One man’s fight to stop a wind farm being built on his doorstep has ended in dismay as his final appeal has been rejected.
John Doré vowed to block plans for six turbines near Llangurig when planning approval was granted in August 2016.
The challenge has taken him to Cardiff Crown Court and the High Court in London, fighting for a statutory review of the planning permission.
His application to appeal against the High Court’s decision not to allow the review has now been rejected by the Court of Appeal, leaving him with nowhere left to turn and a £35,000 legal bill.
The rejection is the latest blow for anti-windfarm campaigners who have been against the development since plans were first submitted in October 2014.
Permission for Bryn Blaen Wind Farm was finally granted last summer after a four-day inquiry by planning inspector Aidan McCooey.
His decision meant the green light for six 100-metre turbines at the site, one mile north of Llangurig, which Mr Doré now fears could pave the way for more to follow.
“The inspector formed a view that the destruction of the views of the Welsh hills and the adverse impact on residents was justified,” said Mr Doré.
“The scars to the landscape, where roadways to the turbine sites involve cutting up to four meters into the hillside, cannot be disguised.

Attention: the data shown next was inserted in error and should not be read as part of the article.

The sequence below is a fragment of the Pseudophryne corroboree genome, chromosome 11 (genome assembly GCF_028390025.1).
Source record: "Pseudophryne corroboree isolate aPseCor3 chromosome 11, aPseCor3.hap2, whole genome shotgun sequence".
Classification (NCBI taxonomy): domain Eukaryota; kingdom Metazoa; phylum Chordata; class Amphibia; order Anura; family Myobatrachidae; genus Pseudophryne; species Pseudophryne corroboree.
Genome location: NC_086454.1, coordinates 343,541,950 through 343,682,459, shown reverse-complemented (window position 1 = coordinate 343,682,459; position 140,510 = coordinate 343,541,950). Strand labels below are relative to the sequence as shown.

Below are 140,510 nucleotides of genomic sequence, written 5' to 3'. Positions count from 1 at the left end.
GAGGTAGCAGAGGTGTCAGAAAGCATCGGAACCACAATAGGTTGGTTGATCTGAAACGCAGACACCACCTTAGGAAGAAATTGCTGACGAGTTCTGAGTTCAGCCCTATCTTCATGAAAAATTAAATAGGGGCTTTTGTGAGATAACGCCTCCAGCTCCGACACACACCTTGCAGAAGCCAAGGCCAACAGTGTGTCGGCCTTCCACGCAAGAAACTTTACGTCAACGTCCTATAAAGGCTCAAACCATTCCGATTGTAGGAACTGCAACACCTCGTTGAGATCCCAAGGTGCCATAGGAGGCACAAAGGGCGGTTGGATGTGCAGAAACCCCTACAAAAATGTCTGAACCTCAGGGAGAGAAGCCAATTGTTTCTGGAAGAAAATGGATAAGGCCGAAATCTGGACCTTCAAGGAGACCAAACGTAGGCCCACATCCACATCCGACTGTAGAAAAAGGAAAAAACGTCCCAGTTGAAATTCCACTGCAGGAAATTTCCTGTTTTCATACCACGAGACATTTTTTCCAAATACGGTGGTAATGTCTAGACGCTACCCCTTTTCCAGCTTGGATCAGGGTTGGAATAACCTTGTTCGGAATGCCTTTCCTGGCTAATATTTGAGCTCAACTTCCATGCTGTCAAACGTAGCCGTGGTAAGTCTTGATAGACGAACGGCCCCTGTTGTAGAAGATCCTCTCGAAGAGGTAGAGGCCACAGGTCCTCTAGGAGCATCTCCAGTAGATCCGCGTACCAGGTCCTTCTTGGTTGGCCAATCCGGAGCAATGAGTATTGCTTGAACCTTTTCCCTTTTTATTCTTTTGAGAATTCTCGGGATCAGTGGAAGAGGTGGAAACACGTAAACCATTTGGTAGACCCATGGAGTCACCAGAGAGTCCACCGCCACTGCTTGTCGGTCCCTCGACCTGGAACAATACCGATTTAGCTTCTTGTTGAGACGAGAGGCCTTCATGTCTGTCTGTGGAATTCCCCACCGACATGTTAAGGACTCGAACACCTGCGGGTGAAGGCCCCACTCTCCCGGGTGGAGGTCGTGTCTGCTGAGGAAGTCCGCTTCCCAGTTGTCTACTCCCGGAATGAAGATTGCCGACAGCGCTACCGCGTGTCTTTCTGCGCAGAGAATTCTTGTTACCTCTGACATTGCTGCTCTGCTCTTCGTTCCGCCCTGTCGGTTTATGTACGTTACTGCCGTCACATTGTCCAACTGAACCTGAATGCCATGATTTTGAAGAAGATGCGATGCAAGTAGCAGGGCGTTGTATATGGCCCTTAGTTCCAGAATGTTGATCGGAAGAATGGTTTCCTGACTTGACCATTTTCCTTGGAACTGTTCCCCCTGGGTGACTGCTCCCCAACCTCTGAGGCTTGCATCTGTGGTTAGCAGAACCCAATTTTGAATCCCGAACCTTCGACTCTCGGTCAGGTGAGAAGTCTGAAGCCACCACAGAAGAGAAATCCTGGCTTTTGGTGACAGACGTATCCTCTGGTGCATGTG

“Further to this farm, more turbines for a new windfarm can be expected to appear with access obtained by extending this current windfarm’s proposed access route.”
Mr Doré’s appeal was on the basis that updated guidelines state the development is not necessary to meet wind generation targets, and that the inspector should have found this during the inquiry.
This was rejected by High Court and Court of Appeal judges, who said the inspector had no duty to make such inquiries.
“There is already recognition by the Westminster government that there is no need for further wind generation,” said Mr Doré.
“The judges ruled that there was no requirement on the inspector to update himself as to the latest situation, even though this is a requirement in the rule book under which inspectors operate.
“There is no opportunity for me to appeal my case further in the UK courts which has cost me over £35,000, for which I feel I was entitled to a just outcome.”
All Mr Doré can do now is hope that the requirements set out by the inspector’s report in August cannot be met.
He said: “All is not yet at a conclusion, as no work can commence on the windfarm until all the conditions laid down by the inspector are satisfactorily discharged.
“We need some integrity and visibility in this process. Hopefully Powys County Council will take their duties very seriously in examining all submissions for discharge of conditions.”